Chalk is a cheap pigment with a history that goes back to Roman times. It can be powdered into simple wall paints such as distemper and casein, but its most interesting characteristic is its versatility when mixed with other mediums. For instance, chalk dries to an opaque finish when mixed with water, but becomes transparent when mixed with oil or wax. Thanks to this versatility, chalk paints are among the hottest designer paints, especially ideal for decorative finishes from burnishing to crackled and alligatored finishes.

Although the finish shows signs of wear, the yellow ochre paint at Drayton Hall still looks fresh and vibrant.}

Although the finish shows signs of wear, the yellow ochre paint at Drayton Hall still looks fresh and vibrant.

The Original Organic Paint

Versatile and made from casein, a dairy protein, milk paint has a long history of use on furniture, walls, even exterior cladding. When mixed with natural earth pigments, milk paint has a unique, flat finish with subtle variations in shading that suggest the patina of age.

Milk paints are most familiar in the colors of the earth, particularly oxide-containing clays, but the palette isn’t limited to these tones. Since the paint comes in dry powder form, the painter has complete control over the outcome, including the creation of custom tones, tints or shades, and opacity. For example, simply varying the amount of water added to the mix can result in effects from translucence to a soft color wash, or to an opaque solid color.

Before pre-mixed, store-bought paints were common, colors were mixed by hand. Here a muller is used to grind dry pigments into the binder (e.g., oil, casein).

Before pre-mixed, store-bought paints were common, colors were mixed by hand. Here a muller is used to grind dry pigments into the binder (e.g., oil, casein).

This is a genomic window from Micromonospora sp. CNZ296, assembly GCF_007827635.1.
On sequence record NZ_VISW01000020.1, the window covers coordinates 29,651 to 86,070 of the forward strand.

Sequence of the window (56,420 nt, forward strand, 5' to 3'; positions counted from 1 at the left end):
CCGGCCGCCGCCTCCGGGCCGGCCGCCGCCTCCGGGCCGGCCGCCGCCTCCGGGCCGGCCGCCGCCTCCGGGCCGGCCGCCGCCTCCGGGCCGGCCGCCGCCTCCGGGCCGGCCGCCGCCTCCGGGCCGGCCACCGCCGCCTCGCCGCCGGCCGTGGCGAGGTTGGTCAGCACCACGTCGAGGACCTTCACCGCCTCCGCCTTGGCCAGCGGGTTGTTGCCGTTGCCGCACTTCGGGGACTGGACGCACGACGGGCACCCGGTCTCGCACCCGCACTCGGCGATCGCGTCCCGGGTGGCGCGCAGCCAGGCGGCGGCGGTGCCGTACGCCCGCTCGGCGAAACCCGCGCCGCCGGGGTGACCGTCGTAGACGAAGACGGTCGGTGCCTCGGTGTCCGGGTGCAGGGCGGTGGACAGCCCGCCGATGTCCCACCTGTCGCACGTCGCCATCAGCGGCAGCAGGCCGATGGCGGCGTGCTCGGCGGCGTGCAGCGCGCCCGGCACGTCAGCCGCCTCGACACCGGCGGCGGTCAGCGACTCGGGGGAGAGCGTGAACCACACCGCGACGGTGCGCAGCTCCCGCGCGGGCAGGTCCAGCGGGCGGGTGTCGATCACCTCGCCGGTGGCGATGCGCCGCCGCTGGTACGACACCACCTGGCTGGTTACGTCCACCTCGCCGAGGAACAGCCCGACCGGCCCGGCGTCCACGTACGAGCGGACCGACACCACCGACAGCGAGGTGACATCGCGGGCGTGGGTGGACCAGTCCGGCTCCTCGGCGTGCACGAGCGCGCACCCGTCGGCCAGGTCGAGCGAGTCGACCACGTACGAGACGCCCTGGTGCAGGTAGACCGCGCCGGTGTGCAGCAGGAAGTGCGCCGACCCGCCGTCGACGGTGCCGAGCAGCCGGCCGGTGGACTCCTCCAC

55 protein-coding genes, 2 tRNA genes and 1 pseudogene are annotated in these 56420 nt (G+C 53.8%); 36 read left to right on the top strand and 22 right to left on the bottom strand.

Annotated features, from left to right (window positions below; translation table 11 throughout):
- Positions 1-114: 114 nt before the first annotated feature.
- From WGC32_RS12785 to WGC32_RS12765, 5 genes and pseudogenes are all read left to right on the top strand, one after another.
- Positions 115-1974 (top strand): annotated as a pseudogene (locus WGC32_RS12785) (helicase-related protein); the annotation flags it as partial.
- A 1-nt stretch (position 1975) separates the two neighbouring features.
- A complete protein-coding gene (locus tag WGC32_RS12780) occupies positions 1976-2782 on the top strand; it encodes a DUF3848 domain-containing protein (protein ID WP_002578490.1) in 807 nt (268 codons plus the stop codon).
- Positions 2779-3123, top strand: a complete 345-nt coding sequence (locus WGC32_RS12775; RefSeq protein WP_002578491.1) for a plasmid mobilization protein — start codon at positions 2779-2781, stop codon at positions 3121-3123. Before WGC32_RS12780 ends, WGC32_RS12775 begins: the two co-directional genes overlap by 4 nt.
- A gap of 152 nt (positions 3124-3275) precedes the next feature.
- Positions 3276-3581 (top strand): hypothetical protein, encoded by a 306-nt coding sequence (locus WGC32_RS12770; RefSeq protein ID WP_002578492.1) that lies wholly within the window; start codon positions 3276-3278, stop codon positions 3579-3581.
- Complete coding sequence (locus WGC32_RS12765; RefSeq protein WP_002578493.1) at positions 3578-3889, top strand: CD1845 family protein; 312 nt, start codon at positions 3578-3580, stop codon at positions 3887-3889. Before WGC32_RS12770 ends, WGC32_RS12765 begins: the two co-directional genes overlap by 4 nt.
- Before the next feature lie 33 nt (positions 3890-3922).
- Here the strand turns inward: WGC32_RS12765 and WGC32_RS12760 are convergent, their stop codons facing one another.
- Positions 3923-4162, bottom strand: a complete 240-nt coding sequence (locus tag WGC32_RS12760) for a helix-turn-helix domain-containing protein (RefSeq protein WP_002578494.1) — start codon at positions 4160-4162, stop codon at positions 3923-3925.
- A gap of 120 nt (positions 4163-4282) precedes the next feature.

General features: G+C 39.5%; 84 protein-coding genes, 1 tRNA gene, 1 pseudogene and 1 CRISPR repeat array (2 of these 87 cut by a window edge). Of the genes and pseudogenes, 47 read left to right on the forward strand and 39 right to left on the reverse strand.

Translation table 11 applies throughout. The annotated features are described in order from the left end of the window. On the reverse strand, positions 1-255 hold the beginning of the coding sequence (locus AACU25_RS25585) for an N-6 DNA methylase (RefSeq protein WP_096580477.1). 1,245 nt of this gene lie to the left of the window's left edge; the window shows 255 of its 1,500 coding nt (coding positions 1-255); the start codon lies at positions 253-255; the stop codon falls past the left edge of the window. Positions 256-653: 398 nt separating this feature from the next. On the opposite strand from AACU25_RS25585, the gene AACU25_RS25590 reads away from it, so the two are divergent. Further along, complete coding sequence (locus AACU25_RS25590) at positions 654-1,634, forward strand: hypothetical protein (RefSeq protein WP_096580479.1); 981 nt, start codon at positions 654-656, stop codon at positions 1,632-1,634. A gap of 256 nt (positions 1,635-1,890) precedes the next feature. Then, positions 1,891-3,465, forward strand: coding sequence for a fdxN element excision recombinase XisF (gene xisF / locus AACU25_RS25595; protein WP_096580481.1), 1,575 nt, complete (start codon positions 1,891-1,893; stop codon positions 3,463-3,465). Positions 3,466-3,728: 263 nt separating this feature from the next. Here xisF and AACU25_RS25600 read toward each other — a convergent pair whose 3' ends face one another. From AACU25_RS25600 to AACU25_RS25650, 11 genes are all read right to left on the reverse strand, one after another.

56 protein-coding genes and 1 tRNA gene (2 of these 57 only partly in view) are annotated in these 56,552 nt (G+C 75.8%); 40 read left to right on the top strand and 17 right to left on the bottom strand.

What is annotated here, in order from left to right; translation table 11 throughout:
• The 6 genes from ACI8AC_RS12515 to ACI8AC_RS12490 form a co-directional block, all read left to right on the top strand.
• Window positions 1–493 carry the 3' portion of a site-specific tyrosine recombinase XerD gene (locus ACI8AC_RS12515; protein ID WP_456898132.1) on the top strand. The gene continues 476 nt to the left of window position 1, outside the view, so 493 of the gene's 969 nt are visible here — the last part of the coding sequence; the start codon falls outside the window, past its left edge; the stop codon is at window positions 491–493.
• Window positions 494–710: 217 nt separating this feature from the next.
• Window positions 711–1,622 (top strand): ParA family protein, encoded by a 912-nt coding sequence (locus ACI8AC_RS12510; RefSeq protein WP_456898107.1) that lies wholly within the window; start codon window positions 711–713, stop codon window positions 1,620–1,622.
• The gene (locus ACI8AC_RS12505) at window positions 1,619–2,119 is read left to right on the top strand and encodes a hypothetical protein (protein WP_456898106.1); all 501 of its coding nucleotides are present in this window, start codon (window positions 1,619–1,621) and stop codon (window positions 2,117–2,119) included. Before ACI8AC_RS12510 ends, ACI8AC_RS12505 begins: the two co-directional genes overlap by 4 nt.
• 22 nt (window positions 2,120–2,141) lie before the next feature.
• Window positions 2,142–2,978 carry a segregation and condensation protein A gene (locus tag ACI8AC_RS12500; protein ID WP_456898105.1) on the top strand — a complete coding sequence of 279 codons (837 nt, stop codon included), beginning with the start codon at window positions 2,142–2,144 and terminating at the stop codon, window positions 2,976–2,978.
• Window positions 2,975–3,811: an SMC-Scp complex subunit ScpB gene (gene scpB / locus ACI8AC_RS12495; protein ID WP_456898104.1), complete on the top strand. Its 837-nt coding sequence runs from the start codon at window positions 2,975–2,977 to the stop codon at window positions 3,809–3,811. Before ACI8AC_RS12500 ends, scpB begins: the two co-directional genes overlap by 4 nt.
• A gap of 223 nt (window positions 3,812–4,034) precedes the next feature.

Milk paints are especially prized because they don’t fade over time. Because the paint bonds to porous surfaces like wood, it won’t chip or peel, either. It does, however, stain easily. Most companies recommend that it be sealed in high-traffic areas, and offer complementary lines of sealants.

In the past, homeowners added linseed oil or tar derivatives to strengthen milk paint’s durability for outdoor use. Today, at least one milk paint company, Olde Century Colors, offers an acrylic latex milk paint. The colors and appearance are typical of the past, but the paint has all the durability of modern formulations.

Core Paint Colors

Those essential to early American paints are mostly derived from iron oxide. Early copper-based colors tend to be expensive and at least slightly unstable, so they were rare and precious.

Yellow Ochre This is probably the most universal and versatile of pigments. Bright, warm, and rich with no hints of green, it’s considered the best base for cream tones. When mixed with white, it loses some of its mustard-like qualities. The more white used, the cooler and creamier the tint.

Red Ochre Strongly associated with the buildings of ancient Rome, this psychologically powerful colorant can produce colors from bright or true red to salmon or pale pink when mixed with white. It’s often applied underneath gold leaf or paint to warm the top color when burnished.

Raw Sienna Originally from the Tuscan region of Italy, raw sienna is a clean light brown capable of transparency and richness. It has great permanence and is ideal for mixing with other colors for various effects.

Burnt Sienna Deeper and richer than red ochre, it produces rich, clean browns, and pinky browns when mixed with white paint.

Black The strongest natural black comes from carbon. Its ancient antecedent is lamp black, collected from chambers positioned over flames. An essential for darkening or toning down other pigments, it can produce off-whites and pale blues when mixed with whites such as casein.

Raw Umber Considered a universal toning color for white and other light paints, it makes an excellent colorant for aging techniques that suggest dirt or varnish.

Burnt Umber This reduced and oxidized version of raw umber produces dark rich browns that historically used as top coats and for decorative treatments such as graining.

Terra Verde A mix of iron oxides and small quantities of manganese, this green earth pigment is useless as a body color, but its transparency makes it an excellent for glazing.